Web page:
There is no doubt that America’s “high road” has eroded since 9/11. Americans have long been proud of our humane behavior in times of war and in our treatment of war criminals. We liked to believe that our American “rule of law” could be extended to embrace our enemies in times of war. Our reasons were part idealism, part chauvinism, and part a belief in our “exceptionalism”.
Since the events of 9/11, our moral approach that once extended the rights of most Americans to our enemies has taken quite a hit and is part of the “America is slipping” dialogue we have been hearing everywhere. As far as I can see 9/11 is the event that caused America to abandon our principled treatment of those who oppose America and which has even turned American citizens into terrorist suspects. Guantanamo, a prison where terrorists have been incarcerated without trial for over a decade, stands as the physical symbol of this erosion. G. W.’s Patriot Act, which basically allowed all sorts of domestic spying, hit a sour note with many Americans and further eroded our past idealistic code of war. Enhanced interrogation techniques like water boarding, used extensively at the height of our fears about terrorists, are once again considered beyond the pale.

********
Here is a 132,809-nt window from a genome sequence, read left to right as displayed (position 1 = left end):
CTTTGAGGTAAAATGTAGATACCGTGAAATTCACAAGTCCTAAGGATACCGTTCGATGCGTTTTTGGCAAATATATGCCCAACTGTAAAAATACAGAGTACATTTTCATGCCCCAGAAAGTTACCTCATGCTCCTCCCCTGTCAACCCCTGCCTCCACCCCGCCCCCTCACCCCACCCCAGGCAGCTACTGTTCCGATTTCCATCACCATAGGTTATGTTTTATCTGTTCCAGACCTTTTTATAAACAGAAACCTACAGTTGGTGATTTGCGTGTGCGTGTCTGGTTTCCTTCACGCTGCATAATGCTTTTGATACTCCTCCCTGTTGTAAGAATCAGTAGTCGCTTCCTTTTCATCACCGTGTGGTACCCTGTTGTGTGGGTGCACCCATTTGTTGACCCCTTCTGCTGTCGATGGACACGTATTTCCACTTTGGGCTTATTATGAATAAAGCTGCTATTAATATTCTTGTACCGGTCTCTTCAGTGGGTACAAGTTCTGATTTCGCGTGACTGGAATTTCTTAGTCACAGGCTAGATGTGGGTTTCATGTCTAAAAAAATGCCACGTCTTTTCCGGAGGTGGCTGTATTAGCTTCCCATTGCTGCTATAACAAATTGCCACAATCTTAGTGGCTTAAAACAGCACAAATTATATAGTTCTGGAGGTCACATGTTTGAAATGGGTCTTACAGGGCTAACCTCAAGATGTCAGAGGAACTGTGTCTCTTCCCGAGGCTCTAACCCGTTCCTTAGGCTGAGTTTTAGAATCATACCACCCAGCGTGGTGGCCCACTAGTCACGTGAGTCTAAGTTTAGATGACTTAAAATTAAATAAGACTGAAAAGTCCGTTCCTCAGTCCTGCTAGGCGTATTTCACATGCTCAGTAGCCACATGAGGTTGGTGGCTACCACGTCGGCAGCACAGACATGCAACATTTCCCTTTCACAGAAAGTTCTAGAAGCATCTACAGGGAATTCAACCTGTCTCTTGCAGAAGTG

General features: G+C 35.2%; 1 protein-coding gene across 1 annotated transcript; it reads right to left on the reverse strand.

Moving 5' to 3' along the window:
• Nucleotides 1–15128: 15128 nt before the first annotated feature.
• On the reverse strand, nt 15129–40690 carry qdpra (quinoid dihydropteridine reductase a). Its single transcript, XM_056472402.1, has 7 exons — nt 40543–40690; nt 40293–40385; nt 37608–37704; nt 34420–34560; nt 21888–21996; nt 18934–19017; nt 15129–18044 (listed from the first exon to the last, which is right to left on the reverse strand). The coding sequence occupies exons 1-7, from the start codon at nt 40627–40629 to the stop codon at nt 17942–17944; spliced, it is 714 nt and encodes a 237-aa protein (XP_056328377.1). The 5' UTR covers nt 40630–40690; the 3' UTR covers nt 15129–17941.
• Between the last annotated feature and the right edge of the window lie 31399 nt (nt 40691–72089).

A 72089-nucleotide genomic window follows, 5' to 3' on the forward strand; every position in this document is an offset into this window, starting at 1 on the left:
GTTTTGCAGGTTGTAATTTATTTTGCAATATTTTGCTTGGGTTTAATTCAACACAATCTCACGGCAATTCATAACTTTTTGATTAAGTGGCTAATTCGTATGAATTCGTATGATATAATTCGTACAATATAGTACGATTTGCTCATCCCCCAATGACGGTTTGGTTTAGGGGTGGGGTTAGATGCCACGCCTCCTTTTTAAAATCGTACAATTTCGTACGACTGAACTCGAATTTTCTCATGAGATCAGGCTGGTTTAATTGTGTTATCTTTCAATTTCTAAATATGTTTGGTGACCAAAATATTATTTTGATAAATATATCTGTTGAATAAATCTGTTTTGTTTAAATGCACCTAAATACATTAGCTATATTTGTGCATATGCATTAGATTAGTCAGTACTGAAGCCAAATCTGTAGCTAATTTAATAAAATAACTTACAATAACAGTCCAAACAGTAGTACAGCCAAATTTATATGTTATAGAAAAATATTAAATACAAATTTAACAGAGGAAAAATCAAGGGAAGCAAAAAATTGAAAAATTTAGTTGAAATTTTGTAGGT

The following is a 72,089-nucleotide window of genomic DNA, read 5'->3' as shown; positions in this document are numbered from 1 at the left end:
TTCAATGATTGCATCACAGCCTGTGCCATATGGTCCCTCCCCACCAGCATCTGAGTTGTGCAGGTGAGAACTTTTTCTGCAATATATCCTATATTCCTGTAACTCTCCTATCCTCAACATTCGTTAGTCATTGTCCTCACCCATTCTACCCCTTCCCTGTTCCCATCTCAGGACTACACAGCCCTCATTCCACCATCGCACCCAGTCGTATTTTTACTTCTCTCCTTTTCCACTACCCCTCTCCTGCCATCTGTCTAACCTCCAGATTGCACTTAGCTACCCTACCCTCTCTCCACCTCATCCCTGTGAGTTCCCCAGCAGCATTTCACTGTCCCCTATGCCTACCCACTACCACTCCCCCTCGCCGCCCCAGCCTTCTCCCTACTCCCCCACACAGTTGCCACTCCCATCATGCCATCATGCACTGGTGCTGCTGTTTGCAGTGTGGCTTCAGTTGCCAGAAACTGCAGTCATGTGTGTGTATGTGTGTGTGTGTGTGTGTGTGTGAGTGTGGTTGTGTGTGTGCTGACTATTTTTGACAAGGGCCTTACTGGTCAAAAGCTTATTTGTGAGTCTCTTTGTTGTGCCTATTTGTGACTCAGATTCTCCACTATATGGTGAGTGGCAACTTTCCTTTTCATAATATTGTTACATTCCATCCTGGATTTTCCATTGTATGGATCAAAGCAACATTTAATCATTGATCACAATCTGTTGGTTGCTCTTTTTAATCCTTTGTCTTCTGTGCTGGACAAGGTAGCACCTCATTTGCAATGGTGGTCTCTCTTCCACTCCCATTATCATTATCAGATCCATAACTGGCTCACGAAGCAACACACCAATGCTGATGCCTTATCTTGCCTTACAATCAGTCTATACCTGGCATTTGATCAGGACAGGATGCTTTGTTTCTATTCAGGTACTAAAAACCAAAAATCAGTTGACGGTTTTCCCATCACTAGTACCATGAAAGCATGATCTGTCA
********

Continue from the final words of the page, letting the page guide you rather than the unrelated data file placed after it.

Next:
Obama is not immune from adding to the erosion of our 20thcentury war codes either. He has used drones for targeting enemies, which many feel is putting war at too far a remove in that the attacker (us) is not physically present at the site of the attack and the person targeted has no warning that the attack will occur. This challenges our sense of fair play but saves the lives of many American soldiers.
Obama also allowed an American “turncoat” who joined al Qaeda to be assassinated without a trial and, just recently a white paper has come to light that discusses the rationale that allows our government to assassinate “traitors” without trial.
As we circumvent more and more of our traditional rules of war, we find ourselves in the midst of an American identity crisis, and while we must weigh our values against the tactics we must adopt to survive as a nation in a hostile world, it doesn’t sit well with us. We liked being on the high road in war, even though we, apparently, were often taking a much lower road in “diplomacy”. We will probably have to get over ourselves for the most part and accept that a new style of war requires new rules. That doesn’t mean that anything goes and we must continue to push back against rules that undermine the philosophies we hold dear.